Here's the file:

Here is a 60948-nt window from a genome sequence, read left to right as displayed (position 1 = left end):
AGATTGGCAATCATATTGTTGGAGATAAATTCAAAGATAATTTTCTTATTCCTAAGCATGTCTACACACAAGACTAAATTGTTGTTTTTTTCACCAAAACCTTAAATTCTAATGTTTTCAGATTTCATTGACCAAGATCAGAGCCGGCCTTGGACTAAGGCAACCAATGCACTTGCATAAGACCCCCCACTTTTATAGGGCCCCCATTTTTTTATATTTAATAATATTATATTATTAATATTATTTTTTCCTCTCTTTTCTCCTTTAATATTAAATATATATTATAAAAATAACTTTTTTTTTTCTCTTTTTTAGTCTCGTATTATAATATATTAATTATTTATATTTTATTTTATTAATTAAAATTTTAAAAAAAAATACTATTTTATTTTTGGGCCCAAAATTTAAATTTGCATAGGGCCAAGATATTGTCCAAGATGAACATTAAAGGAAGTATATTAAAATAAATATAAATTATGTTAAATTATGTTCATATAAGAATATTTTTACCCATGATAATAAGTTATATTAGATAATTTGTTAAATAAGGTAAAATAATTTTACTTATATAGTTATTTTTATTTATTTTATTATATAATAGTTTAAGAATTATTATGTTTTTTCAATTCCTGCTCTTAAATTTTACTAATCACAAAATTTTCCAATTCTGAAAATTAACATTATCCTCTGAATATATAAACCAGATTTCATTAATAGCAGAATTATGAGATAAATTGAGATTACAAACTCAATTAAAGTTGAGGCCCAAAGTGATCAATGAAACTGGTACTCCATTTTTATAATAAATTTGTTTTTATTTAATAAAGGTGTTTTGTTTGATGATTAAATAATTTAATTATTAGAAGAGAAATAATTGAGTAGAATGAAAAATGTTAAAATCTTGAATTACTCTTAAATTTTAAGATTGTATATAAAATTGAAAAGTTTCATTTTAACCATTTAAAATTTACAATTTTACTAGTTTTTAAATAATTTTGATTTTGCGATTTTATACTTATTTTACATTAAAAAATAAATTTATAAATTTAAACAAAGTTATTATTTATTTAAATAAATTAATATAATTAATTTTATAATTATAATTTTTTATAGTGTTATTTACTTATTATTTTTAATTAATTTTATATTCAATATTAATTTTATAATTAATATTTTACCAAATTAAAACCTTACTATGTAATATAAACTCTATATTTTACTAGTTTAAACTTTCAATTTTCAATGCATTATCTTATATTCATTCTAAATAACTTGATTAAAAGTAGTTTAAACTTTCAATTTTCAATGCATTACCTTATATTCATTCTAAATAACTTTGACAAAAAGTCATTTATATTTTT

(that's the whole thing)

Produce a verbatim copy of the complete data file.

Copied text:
Here is a 60948-nt window from a genome sequence, read left to right as displayed (position 1 = left end):
AGATTGGCAATCATATTGTTGGAGATAAATTCAAAGATAATTTTCTTATTCCTAAGCATGTCTACACACAAGACTAAATTGTTGTTTTTTTCACCAAAACCTTAAATTCTAATGTTTTCAGATTTCATTGACCAAGATCAGAGCCGGCCTTGGACTAAGGCAACCAATGCACTTGCATAAGACCCCCCACTTTTATAGGGCCCCCATTTTTTTATATTTAATAATATTATATTATTAATATTATTTTTTCCTCTCTTTTCTCCTTTAATATTAAATATATATTATAAAAATAACTTTTTTTTTTCTCTTTTTTAGTCTCGTATTATAATATATTAATTATTTATATTTTATTTTATTAATTAAAATTTTAAAAAAAAATACTATTTTATTTTTGGGCCCAAAATTTAAATTTGCATAGGGCCAAGATATTGTCCAAGATGAACATTAAAGGAAGTATATTAAAATAAATATAAATTATGTTAAATTATGTTCATATAAGAATATTTTTACCCATGATAATAAGTTATATTAGATAATTTGTTAAATAAGGTAAAATAATTTTACTTATATAGTTATTTTTATTTATTTTATTATATAATAGTTTAAGAATTATTATGTTTTTTCAATTCCTGCTCTTAAATTTTACTAATCACAAAATTTTCCAATTCTGAAAATTAACATTATCCTCTGAATATATAAACCAGATTTCATTAATAGCAGAATTATGAGATAAATTGAGATTACAAACTCAATTAAAGTTGAGGCCCAAAGTGATCAATGAAACTGGTACTCCATTTTTATAATAAATTTGTTTTTATTTAATAAAGGTGTTTTGTTTGATGATTAAATAATTTAATTATTAGAAGAGAAATAATTGAGTAGAATGAAAAATGTTAAAATCTTGAATTACTCTTAAATTTTAAGATTGTATATAAAATTGAAAAGTTTCATTTTAACCATTTAAAATTTACAATTTTACTAGTTTTTAAATAATTTTGATTTTGCGATTTTATACTTATTTTACATTAAAAAATAAATTTATAAATTTAAACAAAGTTATTATTTATTTAAATAAATTAATATAATTAATTTTATAATTATAATTTTTTATAGTGTTATTTACTTATTATTTTTAATTAATTTTATATTCAATATTAATTTTATAATTAATATTTTACCAAATTAAAACCTTACTATGTAATATAAACTCTATATTTTACTAGTTTAAACTTTCAATTTTCAATGCATTATCTTATATTCATTCTAAATAACTTGATTAAAAGTAGTTTAAACTTTCAATTTTCAATGCATTACCTTATATTCATTCTAAATAACTTTGACAAAAAGTCATTTATATTTTT